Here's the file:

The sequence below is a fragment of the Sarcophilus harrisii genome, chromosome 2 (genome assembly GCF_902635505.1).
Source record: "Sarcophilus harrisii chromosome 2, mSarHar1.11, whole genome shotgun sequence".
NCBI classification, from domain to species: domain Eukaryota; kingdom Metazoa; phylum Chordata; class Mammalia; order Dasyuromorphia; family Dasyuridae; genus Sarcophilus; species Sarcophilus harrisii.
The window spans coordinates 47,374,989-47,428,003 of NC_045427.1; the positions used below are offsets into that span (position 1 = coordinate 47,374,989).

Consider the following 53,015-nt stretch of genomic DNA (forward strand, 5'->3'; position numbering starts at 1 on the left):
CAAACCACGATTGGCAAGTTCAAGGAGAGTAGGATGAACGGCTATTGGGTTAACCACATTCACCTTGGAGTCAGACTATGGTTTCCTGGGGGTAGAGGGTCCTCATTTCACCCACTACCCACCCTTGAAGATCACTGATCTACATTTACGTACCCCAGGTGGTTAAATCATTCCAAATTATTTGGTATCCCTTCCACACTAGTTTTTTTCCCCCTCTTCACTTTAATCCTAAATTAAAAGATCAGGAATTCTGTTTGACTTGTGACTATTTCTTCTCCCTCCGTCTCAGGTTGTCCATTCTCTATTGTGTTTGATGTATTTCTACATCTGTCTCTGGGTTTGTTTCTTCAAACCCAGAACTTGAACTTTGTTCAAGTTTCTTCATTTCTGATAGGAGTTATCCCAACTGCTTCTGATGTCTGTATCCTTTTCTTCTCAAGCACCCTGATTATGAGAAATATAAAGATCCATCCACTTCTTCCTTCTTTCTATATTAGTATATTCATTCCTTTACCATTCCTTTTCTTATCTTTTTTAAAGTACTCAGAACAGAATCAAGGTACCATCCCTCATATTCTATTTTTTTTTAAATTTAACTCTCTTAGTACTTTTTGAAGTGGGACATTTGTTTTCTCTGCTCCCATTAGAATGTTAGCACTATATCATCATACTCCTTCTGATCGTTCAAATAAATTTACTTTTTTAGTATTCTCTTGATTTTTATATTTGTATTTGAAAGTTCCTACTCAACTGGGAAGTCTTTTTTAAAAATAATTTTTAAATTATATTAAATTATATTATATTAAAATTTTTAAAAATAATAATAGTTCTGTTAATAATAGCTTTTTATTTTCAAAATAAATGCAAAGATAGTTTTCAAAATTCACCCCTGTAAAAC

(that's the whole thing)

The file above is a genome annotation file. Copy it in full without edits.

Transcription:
The sequence below is a fragment of the Sarcophilus harrisii genome, chromosome 2 (genome assembly GCF_902635505.1).
Source record: "Sarcophilus harrisii chromosome 2, mSarHar1.11, whole genome shotgun sequence".
NCBI classification, from domain to species: domain Eukaryota; kingdom Metazoa; phylum Chordata; class Mammalia; order Dasyuromorphia; family Dasyuridae; genus Sarcophilus; species Sarcophilus harrisii.
The window spans coordinates 47,374,989-47,428,003 of NC_045427.1; the positions used below are offsets into that span (position 1 = coordinate 47,374,989).

Consider the following 53,015-nt stretch of genomic DNA (forward strand, 5'->3'; position numbering starts at 1 on the left):
CAAACCACGATTGGCAAGTTCAAGGAGAGTAGGATGAACGGCTATTGGGTTAACCACATTCACCTTGGAGTCAGACTATGGTTTCCTGGGGGTAGAGGGTCCTCATTTCACCCACTACCCACCCTTGAAGATCACTGATCTACATTTACGTACCCCAGGTGGTTAAATCATTCCAAATTATTTGGTATCCCTTCCACACTAGTTTTTTTCCCCCTCTTCACTTTAATCCTAAATTAAAAGATCAGGAATTCTGTTTGACTTGTGACTATTTCTTCTCCCTCCGTCTCAGGTTGTCCATTCTCTATTGTGTTTGATGTATTTCTACATCTGTCTCTGGGTTTGTTTCTTCAAACCCAGAACTTGAACTTTGTTCAAGTTTCTTCATTTCTGATAGGAGTTATCCCAACTGCTTCTGATGTCTGTATCCTTTTCTTCTCAAGCACCCTGATTATGAGAAATATAAAGATCCATCCACTTCTTCCTTCTTTCTATATTAGTATATTCATTCCTTTACCATTCCTTTTCTTATCTTTTTTAAAGTACTCAGAACAGAATCAAGGTACCATCCCTCATATTCTATTTTTTTTTAAATTTAACTCTCTTAGTACTTTTTGAAGTGGGACATTTGTTTTCTCTGCTCCCATTAGAATGTTAGCACTATATCATCATACTCCTTCTGATCGTTCAAATAAATTTACTTTTTTAGTATTCTCTTGATTTTTATATTTGTATTTGAAAGTTCCTACTCAACTGGGAAGTCTTTTTTAAAAATAATTTTTAAATTATATTAAATTATATTATATTAAAATTTTTAAAAATAATAATAGTTCTGTTAATAATAGCTTTTTATTTTCAAAATAAATGCAAAGATAGTTTTCAAAATTCACCCCTGTAAAAC